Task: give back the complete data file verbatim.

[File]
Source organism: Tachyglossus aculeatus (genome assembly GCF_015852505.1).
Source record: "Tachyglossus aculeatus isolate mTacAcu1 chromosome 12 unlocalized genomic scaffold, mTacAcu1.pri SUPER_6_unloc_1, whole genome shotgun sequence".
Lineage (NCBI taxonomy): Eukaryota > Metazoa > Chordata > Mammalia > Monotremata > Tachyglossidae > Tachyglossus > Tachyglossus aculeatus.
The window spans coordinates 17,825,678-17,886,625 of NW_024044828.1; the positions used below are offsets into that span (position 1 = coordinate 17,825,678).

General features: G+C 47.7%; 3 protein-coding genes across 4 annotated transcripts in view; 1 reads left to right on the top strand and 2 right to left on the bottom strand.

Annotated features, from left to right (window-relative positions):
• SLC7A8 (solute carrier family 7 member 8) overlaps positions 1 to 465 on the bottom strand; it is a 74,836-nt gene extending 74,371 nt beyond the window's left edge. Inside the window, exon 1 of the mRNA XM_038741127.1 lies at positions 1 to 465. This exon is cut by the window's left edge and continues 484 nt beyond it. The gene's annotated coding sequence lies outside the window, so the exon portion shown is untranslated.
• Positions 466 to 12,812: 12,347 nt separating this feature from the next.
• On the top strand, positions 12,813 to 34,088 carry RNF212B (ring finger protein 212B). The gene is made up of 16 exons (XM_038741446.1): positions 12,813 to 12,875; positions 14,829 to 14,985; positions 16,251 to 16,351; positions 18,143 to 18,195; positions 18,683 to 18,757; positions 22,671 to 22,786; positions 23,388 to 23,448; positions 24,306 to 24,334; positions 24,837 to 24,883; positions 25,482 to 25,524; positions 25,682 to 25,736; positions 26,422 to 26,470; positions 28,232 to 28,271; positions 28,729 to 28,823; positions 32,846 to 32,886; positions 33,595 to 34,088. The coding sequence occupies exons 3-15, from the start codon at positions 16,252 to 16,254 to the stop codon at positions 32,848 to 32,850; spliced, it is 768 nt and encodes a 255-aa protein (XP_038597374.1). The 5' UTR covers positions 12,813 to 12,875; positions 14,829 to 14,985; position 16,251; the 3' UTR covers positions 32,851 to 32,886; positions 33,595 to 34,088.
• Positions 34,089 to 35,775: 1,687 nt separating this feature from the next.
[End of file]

Source organism: Tachyglossus aculeatus (genome assembly GCF_015852505.1).
Source record: "Tachyglossus aculeatus isolate mTacAcu1 chromosome 12 unlocalized genomic scaffold, mTacAcu1.pri SUPER_6_unloc_1, whole genome shotgun sequence".
Lineage (NCBI taxonomy): Eukaryota > Metazoa > Chordata > Mammalia > Monotremata > Tachyglossidae > Tachyglossus > Tachyglossus aculeatus.
The window spans coordinates 17,825,678-17,886,625 of NW_024044828.1; the positions used below are offsets into that span (position 1 = coordinate 17,825,678).

General features: G+C 47.7%; 3 protein-coding genes across 4 annotated transcripts in view; 1 reads left to right on the top strand and 2 right to left on the bottom strand.

Annotated features, from left to right (window-relative positions):
• SLC7A8 (solute carrier family 7 member 8) overlaps positions 1 to 465 on the bottom strand; it is a 74,836-nt gene extending 74,371 nt beyond the window's left edge. Inside the window, exon 1 of the mRNA XM_038741127.1 lies at positions 1 to 465. This exon is cut by the window's left edge and continues 484 nt beyond it. The gene's annotated coding sequence lies outside the window, so the exon portion shown is untranslated.
• Positions 466 to 12,812: 12,347 nt separating this feature from the next.
• On the top strand, positions 12,813 to 34,088 carry RNF212B (ring finger protein 212B). The gene is made up of 16 exons (XM_038741446.1): positions 12,813 to 12,875; positions 14,829 to 14,985; positions 16,251 to 16,351; positions 18,143 to 18,195; positions 18,683 to 18,757; positions 22,671 to 22,786; positions 23,388 to 23,448; positions 24,306 to 24,334; positions 24,837 to 24,883; positions 25,482 to 25,524; positions 25,682 to 25,736; positions 26,422 to 26,470; positions 28,232 to 28,271; positions 28,729 to 28,823; positions 32,846 to 32,886; positions 33,595 to 34,088. The coding sequence occupies exons 3-15, from the start codon at positions 16,252 to 16,254 to the stop codon at positions 32,848 to 32,850; spliced, it is 768 nt and encodes a 255-aa protein (XP_038597374.1). The 5' UTR covers positions 12,813 to 12,875; positions 14,829 to 14,985; position 16,251; the 3' UTR covers positions 32,851 to 32,886; positions 33,595 to 34,088.
• Positions 34,089 to 35,775: 1,687 nt separating this feature from the next.